Andrew Hagger: Average length of zero per cent deals now over a year - but beware sting in the tail

With the UK economy still fragile and government cuts taking effect, you'd expect credit card providers to be nervous about getting their fingers burned again by bad debts.

In the post-banking crisis era the credit card market was much quieter, with fewer new products being launched, and many of us wondered if the 0 per cent balance transfer was soon to be a thing of the past. New Moneynet research reveals that the opposite is true, however, with long-term 0 per cent deals now more widespread than they've ever been. There are now 54 credit cards offering an interest-free balance transfer term of 12 months or more, the highest on record. The average term of a 0 per cent deal is at a new high of 12.16 months, up sharply from just 9.87 months a year ago.

There are a couple of factors helping card providers offer these record-breaking deals. Not only are borrowing costs at an all-time low, but the Consumer Credit Directive, which came into effect on 1 February, gives lenders the ability to be more selective, as they only have to offer their best deals to 51 per cent of successful applicants, compared with the previous requirement of 66 per cent.

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With 58.2 billion outstanding on credit cards there are still plentiful opportunities for card providers to pick up business from their rivals, hence more providers are upping the ante in a bid to tempt us into switching allegiance.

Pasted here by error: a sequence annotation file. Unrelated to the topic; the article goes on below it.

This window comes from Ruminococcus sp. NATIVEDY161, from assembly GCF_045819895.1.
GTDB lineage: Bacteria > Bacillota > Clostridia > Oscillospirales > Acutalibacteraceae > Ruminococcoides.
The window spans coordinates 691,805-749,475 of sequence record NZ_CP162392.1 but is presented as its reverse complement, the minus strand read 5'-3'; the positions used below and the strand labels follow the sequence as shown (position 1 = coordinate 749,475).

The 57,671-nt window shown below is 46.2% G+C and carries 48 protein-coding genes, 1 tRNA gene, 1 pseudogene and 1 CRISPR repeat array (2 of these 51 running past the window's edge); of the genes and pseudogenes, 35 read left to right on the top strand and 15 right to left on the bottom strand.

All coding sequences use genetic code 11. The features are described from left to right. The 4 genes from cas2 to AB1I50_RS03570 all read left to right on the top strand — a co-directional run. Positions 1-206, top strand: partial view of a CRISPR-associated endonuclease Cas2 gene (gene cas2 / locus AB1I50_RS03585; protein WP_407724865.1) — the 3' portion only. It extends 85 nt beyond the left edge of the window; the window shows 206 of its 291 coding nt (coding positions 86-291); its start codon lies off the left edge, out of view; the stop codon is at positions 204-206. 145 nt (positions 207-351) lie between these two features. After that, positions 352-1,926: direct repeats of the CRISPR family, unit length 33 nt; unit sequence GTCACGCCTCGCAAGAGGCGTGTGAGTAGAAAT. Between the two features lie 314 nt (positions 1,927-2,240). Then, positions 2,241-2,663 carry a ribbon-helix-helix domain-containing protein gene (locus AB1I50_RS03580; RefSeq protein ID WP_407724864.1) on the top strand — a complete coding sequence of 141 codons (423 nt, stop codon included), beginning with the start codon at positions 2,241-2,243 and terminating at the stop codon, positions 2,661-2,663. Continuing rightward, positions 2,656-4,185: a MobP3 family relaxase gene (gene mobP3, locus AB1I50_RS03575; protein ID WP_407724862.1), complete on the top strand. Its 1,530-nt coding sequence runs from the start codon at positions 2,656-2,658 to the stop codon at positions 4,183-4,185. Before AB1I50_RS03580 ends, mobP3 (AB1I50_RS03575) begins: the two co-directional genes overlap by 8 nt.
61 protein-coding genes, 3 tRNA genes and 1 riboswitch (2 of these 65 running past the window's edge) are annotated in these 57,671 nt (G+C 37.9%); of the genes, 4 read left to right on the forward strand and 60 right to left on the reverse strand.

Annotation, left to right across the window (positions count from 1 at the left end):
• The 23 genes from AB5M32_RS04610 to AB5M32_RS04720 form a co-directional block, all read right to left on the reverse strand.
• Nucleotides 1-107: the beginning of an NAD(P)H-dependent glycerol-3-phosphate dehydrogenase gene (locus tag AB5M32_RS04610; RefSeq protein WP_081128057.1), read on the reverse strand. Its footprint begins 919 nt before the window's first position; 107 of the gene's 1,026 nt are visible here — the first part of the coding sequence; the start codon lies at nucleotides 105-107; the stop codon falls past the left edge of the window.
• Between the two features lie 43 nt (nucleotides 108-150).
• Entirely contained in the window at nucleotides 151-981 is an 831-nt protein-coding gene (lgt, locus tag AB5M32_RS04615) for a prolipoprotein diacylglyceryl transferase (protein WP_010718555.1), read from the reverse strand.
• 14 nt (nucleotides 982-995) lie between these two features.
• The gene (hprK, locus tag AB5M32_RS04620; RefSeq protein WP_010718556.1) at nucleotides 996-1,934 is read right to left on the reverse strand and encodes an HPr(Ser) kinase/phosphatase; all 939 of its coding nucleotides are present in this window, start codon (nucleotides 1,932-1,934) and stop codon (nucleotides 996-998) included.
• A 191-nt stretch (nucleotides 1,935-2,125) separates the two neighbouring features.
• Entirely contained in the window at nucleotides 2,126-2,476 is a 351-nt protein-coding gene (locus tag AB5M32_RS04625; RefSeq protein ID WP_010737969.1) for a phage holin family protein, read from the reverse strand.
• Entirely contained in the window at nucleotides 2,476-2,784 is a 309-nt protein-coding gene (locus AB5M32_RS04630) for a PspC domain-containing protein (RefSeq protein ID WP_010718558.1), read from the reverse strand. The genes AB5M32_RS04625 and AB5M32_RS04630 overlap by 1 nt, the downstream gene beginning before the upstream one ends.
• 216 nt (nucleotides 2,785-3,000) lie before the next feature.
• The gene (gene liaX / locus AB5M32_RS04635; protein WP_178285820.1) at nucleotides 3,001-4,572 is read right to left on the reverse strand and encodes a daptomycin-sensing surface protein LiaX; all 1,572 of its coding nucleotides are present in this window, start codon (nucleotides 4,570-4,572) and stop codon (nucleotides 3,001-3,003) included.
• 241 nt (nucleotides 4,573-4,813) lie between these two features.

Offering long-term 0 per cent deals is also an effective way to generate massive free advertising exposure, through media coverage and the "best buy" tables on the internet.

The downside for consumers is that even though lower borrowing costs have enabled providers to offer extended interest-free terms, the interest rate becomes markedly more expensive once the promotional deal expires.

The rates at the end of the interest-free deal can vary enormously. For example, on the 17-month 0 per cent deal from Nationwide Building Society the representative APR is 15.9 per cent, whereas the Classic MasterCard from the Post Office bounces to 19.9 per cent once the offer expires, well above the market average.

Card providers can also offer smaller credit limits, enabling them to keep the cost of interest-free lending to a minimum. And if consumers happen to make late monthly payments or miss them altogether their interest-free offer is terminated immediately, even if it is their first slip-up.

"Free plastic" looks to be here for the foreseeable future, and used wisely is a smart way to manage your finances. But if you cannot resist the temptation to carry on spending on your 0 per cent flexible friend, a bigger and more expensive headache awaits.

• Andrew Hagger is head of communications at